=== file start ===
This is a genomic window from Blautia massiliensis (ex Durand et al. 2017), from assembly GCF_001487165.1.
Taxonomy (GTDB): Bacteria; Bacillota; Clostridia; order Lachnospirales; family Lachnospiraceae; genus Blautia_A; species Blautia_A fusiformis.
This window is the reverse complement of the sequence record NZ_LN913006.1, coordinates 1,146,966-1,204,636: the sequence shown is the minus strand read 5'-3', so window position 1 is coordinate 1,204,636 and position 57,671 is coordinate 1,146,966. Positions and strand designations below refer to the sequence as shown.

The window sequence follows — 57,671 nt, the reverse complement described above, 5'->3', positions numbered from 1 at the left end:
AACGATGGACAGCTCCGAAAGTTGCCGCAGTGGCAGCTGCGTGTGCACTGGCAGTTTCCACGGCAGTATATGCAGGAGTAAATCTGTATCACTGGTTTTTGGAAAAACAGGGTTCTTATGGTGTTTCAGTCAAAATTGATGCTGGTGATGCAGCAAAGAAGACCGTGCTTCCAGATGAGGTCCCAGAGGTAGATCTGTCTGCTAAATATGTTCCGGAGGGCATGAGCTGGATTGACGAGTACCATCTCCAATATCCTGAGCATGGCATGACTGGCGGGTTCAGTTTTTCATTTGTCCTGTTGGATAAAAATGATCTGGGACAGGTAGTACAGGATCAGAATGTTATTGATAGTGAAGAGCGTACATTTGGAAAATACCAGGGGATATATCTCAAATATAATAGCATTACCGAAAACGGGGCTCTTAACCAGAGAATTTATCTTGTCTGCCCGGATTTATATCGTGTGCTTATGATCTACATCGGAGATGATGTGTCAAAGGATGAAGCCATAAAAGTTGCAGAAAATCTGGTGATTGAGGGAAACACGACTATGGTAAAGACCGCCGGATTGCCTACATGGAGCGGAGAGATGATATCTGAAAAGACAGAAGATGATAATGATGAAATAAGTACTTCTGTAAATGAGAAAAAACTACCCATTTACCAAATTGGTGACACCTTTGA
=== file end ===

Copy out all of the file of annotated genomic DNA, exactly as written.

This is a genomic window from Blautia massiliensis (ex Durand et al. 2017), from assembly GCF_001487165.1.
Taxonomy (GTDB): Bacteria; Bacillota; Clostridia; order Lachnospirales; family Lachnospiraceae; genus Blautia_A; species Blautia_A fusiformis.
This window is the reverse complement of the sequence record NZ_LN913006.1, coordinates 1,146,966-1,204,636: the sequence shown is the minus strand read 5'-3', so window position 1 is coordinate 1,204,636 and position 57,671 is coordinate 1,146,966. Positions and strand designations below refer to the sequence as shown.

The window sequence follows — 57,671 nt, the reverse complement described above, 5'->3', positions numbered from 1 at the left end:
AACGATGGACAGCTCCGAAAGTTGCCGCAGTGGCAGCTGCGTGTGCACTGGCAGTTTCCACGGCAGTATATGCAGGAGTAAATCTGTATCACTGGTTTTTGGAAAAACAGGGTTCTTATGGTGTTTCAGTCAAAATTGATGCTGGTGATGCAGCAAAGAAGACCGTGCTTCCAGATGAGGTCCCAGAGGTAGATCTGTCTGCTAAATATGTTCCGGAGGGCATGAGCTGGATTGACGAGTACCATCTCCAATATCCTGAGCATGGCATGACTGGCGGGTTCAGTTTTTCATTTGTCCTGTTGGATAAAAATGATCTGGGACAGGTAGTACAGGATCAGAATGTTATTGATAGTGAAGAGCGTACATTTGGAAAATACCAGGGGATATATCTCAAATATAATAGCATTACCGAAAACGGGGCTCTTAACCAGAGAATTTATCTTGTCTGCCCGGATTTATATCGTGTGCTTATGATCTACATCGGAGATGATGTGTCAAAGGATGAAGCCATAAAAGTTGCAGAAAATCTGGTGATTGAGGGAAACACGACTATGGTAAAGACCGCCGGATTGCCTACATGGAGCGGAGAGATGATATCTGAAAAGACAGAAGATGATAATGATGAAATAAGTACTTCTGTAAATGAGAAAAAACTACCCATTTACCAAATTGGTGACACCTTTGA